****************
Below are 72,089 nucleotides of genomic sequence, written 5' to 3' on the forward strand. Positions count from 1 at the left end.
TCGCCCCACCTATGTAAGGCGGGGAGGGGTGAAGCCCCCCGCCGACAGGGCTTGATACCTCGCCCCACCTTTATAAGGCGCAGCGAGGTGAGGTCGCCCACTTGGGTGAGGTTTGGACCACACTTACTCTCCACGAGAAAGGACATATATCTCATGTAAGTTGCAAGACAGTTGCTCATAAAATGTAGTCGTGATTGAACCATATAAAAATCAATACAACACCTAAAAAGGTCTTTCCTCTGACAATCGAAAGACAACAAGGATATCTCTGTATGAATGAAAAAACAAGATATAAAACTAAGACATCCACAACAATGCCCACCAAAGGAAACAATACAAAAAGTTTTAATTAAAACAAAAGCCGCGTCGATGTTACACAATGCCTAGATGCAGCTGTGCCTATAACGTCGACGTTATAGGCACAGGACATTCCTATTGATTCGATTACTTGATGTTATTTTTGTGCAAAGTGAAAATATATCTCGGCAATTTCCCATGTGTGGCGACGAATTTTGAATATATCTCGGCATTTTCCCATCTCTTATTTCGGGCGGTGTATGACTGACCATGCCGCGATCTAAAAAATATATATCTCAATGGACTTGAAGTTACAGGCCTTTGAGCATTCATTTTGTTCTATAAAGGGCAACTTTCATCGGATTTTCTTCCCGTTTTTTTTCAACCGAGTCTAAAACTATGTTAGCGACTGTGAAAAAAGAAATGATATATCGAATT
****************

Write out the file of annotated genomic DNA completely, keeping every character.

Below are 72,089 nucleotides of genomic sequence, written 5' to 3' on the forward strand. Positions count from 1 at the left end.
TCGCCCCACCTATGTAAGGCGGGGAGGGGTGAAGCCCCCCGCCGACAGGGCTTGATACCTCGCCCCACCTTTATAAGGCGCAGCGAGGTGAGGTCGCCCACTTGGGTGAGGTTTGGACCACACTTACTCTCCACGAGAAAGGACATATATCTCATGTAAGTTGCAAGACAGTTGCTCATAAAATGTAGTCGTGATTGAACCATATAAAAATCAATACAACACCTAAAAAGGTCTTTCCTCTGACAATCGAAAGACAACAAGGATATCTCTGTATGAATGAAAAAACAAGATATAAAACTAAGACATCCACAACAATGCCCACCAAAGGAAACAATACAAAAAGTTTTAATTAAAACAAAAGCCGCGTCGATGTTACACAATGCCTAGATGCAGCTGTGCCTATAACGTCGACGTTATAGGCACAGGACATTCCTATTGATTCGATTACTTGATGTTATTTTTGTGCAAAGTGAAAATATATCTCGGCAATTTCCCATGTGTGGCGACGAATTTTGAATATATCTCGGCATTTTCCCATCTCTTATTTCGGGCGGTGTATGACTGACCATGCCGCGATCTAAAAAATATATATCTCAATGGACTTGAAGTTACAGGCCTTTGAGCATTCATTTTGTTCTATAAAGGGCAACTTTCATCGGATTTTCTTCCCGTTTTTTTTCAACCGAGTCTAAAACTATGTTAGCGACTGTGAAAAAAGAAATGATATATCGAATT